The Pearl family appreciates the recognition bestowed by journalistic colleagues and praises the media's self-restraint in not revealing their Israeli roots, while there was still hope that Daniel's life might be spared. At the same time, the Pearls, perhaps naïve about press priorities and mechanisms, express some bitterness about many of their media encounters.
In appearances on television and in interviews with reporters, the Pearls had hoped that their own priorities -- the work of the foundation and publication of the book -- would be featured, or at least included. Instead, Judea and Ruth Pearl said, most of the media has opted for a "sob sister" approach, embodied in the constantly repeated question, "How did you feel when you learned that your son had been murdered?" Judea Pearl cites as major "offenders" the Daily Telegraph of London and the Los Angeles Times.
Among other new skills, Judea Pearl is learning to be a fundraiser on behalf of the foundation.
So far, considering the worldwide attention on the case, efforts to establish a substantial endowment have met with only modest success. In the absence of major donors, some $400,000 has been raised from around 2,000 contributors.
Appraising his own performance in dealing with the new worlds of the media and philanthropy, Pearl said, "I'm not as shy as I used to be, but I'm not very eloquent. I also realize that I have been given a rare chance to speak to the Jewish and global communities."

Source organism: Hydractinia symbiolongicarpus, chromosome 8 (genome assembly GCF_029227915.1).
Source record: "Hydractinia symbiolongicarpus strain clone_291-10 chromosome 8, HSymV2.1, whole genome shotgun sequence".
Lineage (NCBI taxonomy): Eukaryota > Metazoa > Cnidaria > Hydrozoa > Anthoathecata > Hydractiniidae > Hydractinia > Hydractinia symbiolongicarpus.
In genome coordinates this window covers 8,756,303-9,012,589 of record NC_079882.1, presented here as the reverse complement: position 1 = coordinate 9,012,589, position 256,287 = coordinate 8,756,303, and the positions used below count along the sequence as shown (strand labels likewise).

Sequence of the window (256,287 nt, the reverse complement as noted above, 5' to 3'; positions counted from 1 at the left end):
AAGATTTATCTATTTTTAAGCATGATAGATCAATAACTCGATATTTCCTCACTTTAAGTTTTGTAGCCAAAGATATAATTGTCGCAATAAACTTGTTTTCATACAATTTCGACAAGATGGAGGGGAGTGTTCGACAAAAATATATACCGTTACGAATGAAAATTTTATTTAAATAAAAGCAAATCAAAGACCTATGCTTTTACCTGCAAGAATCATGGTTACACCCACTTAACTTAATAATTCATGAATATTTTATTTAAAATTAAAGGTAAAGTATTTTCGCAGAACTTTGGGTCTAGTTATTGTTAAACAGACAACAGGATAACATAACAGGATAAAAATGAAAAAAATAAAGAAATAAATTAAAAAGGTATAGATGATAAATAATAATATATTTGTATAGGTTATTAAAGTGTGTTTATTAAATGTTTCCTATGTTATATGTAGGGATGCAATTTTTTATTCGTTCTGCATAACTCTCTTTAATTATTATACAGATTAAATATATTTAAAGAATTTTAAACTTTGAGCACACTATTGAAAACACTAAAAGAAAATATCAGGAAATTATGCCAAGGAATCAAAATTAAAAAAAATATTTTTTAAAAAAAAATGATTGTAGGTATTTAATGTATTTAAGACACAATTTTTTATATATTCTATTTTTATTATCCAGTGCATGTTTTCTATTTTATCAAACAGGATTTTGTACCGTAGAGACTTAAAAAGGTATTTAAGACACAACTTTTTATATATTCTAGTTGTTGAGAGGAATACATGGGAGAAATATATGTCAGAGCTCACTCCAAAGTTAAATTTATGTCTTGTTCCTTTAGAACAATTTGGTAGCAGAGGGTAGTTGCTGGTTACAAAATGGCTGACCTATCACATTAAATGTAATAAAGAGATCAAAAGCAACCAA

Beyond the public spotlight, there are the private Ruth and Judea Pearl, both persons of distinctive accomplishment. Ruth Pearl graduated and worked as an electrical engineer and Judea Pearl is a member of the National Academy of Engineering and recently received a prestigious prize from the London School of Economics for his contributions to the philosophy of science. As a 65-year-old professor emeritus in the UCLA computer science department, he directs the Cognitive Systems Laboratory, continues his research, teaches one graduate course a year, and supervises five doctorate students.
When Daniel Pearl was a youngster, he was frequently asked whether he was the son of professor Pearl. Nowadays, the senior Pearl acknowledges, the roles are reversed, as strangers wonder whether he is the father of Daniel Pearl.
"I checked Google on the Internet and found 4,000 entries for myself," Judea Pearl said. "There were 78,000 entries for Daniel.